Over the years, Dodik weathered countless accusations by national and international rights and media freedom groups of curbing media independence and popularizing vile rhetoric against political opponents of all ethnic stripes. He notoriously defended the 2008 approval, by a regional development bank, of a favorable $2 million loan to a firm co-owned by his son, saying that “was better than letting (the young man) get addicted to drugs.”
His family’s net worth is hard to estimate, but in 2019 Dodik reported annual income and assets worth over 1.2 million euros ($1.36 million), including an 800,000-euro villa in Serbia’s capital, Belgrade. Dodik says claims about his children’s wealth are maliciously overblown by his political opponents.
One of the fiercest of them, Drasko Stanivukovic, mayor of Banja Luka, Republika Srpska’s biggest city, retorted that the family has stakes in at least 70 companies — including ones owned by their “relatives, friends and business associates.”
Dodik regularly downplays the 1995 massacre, by Bosnian Serbs, of over 8,000 Bosniak men and boys in the eastern enclave of Srebrenica, even dismissing it as “a fabricated myth.”
In recent months he has repeatedly voiced hope that Russia’s President Vladimir Putin and Hungary’s populist Prime Minister Viktor Orban will serve as his bulwark against the “tyranny” of Western democracies, warmly welcoming Orban’s December contention that the EU’s main challenge on Bosnia is “how to manage the security of a state in which 2 million Muslims live.”
After serving for 15 years as Republika Srpska’s president or prime minister, in the fall of 2019 Dodik was elected to Bosnia’s multi-ethnic presidency that also includes a Bosniak and a Croat official.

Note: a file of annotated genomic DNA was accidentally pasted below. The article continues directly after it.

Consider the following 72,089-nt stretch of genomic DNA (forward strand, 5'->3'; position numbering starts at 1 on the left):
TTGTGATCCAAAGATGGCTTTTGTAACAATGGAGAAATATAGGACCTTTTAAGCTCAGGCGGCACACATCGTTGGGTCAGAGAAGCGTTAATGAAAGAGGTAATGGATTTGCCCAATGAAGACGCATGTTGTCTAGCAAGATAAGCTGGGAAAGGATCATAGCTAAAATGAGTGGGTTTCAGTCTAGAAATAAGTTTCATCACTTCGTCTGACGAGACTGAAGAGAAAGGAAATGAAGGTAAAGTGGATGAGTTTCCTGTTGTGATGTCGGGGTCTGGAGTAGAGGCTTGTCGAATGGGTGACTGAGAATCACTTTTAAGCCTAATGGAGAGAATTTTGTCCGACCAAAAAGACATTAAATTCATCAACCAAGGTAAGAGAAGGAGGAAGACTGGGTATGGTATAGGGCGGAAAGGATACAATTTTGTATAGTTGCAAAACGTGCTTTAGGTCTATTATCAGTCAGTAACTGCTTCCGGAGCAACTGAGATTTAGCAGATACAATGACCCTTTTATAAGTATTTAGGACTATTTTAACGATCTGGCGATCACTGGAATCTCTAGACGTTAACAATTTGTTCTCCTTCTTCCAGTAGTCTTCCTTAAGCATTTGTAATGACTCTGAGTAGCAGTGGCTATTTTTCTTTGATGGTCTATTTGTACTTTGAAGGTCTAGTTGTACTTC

Last summer, with tacit support from Moscow and Belgrade, Dodik spearheaded the Serb walkout from Bosnia’s multi-ethnic institutions — thus blocking decision-making — to protest the international High Representative in Bosnia’s move to outlaw genocide denial.
Dodik and Serb officials under his control say they will no longer respect decisions by the High Representative, a post created under the Dayton agreement with broad powers, including to impose laws or dismiss officials who undermine the fragile postwar ethnic balance.
This winter, Dodik intensified his secessionist campaign, pledging to form an exclusively Serb army, judiciary and tax system. He described Bosniaks as “second-rate people” and “treacherous converts” who sold their “original (Orthodox Christian faith) for dinner.”
U.S., British, German and other western officials recently started accusing Dodik of stoking ethnic tensions to distract from his and his cronies’ corrupt practices.
But Dodik says sanctions won’t discourage him from “fighting for the rights of Republika Srpska.”
“Regardless of what they do, they cannot stop me,” he said.